Brown, A.  1881.  Idaho Plants. Bulletin of the Torrey Botanical Club 8(7): 81-83.

Bjornson, Bernice.  1946.  A Key to the Spring Flora of Southwestern Idaho.  mimeographed, 121 pp.  Copyright by the author.

Eggleston, W. W.  1933.  Obituary: Timothy E. Wilcox.  Science 77 (1995): 300.

Ewan, J., and N. D. Ewan.  1981.  Biographical Dictionary of Rocky Mountain Naturalists.  Regnum Vegetabile vol. 107.  citing Auk 2 (1885): 315.

Smith, J. D.  2017.  The History of Weather Observation — Boise Idaho.  NOAA Technical Memorandum NWS WR-291.

Common Mosses and Ground Lichens of the Boise Foothills

Several different kinds of mosses can be commonly found in the Boise Foothills, growing on the ground or on boulders.  Some of the most common are shown here, along with a couple of the more curious-looking lichens that also grow on the ground (vs. several more colorful species found on rocks and bark).  Special thanks to Roger Rosentreter and Alma Hanson for identifications!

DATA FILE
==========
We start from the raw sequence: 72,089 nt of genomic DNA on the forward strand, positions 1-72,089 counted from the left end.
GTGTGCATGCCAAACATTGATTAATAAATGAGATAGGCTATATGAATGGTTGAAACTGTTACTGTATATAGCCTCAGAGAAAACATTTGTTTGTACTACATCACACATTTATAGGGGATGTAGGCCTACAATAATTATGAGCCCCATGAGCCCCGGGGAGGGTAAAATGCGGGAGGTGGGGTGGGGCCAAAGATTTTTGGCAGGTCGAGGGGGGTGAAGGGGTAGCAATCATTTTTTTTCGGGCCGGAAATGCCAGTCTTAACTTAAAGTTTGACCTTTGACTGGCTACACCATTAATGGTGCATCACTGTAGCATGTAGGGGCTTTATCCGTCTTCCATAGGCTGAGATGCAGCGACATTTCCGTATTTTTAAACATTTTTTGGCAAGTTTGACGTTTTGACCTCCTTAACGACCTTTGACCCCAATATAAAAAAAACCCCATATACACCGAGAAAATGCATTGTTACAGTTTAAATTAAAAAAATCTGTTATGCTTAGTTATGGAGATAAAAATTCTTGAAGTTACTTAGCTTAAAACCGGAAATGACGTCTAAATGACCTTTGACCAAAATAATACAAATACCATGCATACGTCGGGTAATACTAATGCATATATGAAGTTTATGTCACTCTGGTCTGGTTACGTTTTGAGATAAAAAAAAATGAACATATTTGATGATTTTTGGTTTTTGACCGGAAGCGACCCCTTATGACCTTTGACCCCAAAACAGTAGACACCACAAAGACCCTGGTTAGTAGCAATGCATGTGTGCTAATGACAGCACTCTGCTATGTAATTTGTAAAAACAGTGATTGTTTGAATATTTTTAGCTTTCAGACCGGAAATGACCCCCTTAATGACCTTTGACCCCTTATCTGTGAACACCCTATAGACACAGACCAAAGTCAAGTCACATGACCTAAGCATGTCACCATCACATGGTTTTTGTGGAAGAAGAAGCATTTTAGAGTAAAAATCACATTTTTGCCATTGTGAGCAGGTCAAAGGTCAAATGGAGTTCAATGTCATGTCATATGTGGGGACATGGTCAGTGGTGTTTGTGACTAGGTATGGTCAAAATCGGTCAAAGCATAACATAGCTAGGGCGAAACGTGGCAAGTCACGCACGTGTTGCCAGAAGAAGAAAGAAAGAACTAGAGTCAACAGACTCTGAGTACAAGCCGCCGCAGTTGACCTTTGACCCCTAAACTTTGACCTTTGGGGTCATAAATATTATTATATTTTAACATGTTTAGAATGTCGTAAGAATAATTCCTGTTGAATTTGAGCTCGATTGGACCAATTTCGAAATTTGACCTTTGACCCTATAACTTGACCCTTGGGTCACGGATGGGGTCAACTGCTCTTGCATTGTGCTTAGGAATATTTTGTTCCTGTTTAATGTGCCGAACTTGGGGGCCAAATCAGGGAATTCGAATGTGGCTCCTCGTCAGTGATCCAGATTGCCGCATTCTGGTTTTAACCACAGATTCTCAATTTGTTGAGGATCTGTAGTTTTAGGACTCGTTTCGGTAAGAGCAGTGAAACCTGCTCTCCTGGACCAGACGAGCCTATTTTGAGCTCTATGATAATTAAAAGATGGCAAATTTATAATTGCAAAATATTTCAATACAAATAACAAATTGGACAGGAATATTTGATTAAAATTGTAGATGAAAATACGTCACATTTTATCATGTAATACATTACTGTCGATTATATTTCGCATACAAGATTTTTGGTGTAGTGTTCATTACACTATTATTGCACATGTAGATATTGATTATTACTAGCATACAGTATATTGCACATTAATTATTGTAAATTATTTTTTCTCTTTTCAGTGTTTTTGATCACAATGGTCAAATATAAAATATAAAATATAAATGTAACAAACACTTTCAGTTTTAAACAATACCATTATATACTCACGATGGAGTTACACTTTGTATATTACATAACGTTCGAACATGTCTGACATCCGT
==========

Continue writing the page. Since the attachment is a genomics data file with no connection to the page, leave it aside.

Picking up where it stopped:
Mosses are in a fascinating group of plants called bryophytes.  Lacking true roots or vascular tissue, our local mosses tend to have their most active growing period when there is abundant moisture and cool temperatures in winter and early spring (see “Plants That Love Winter“).  Once days become hot, mosses become dormant by drying out completely, and can actually be killed if moistened and exposed to hot sun.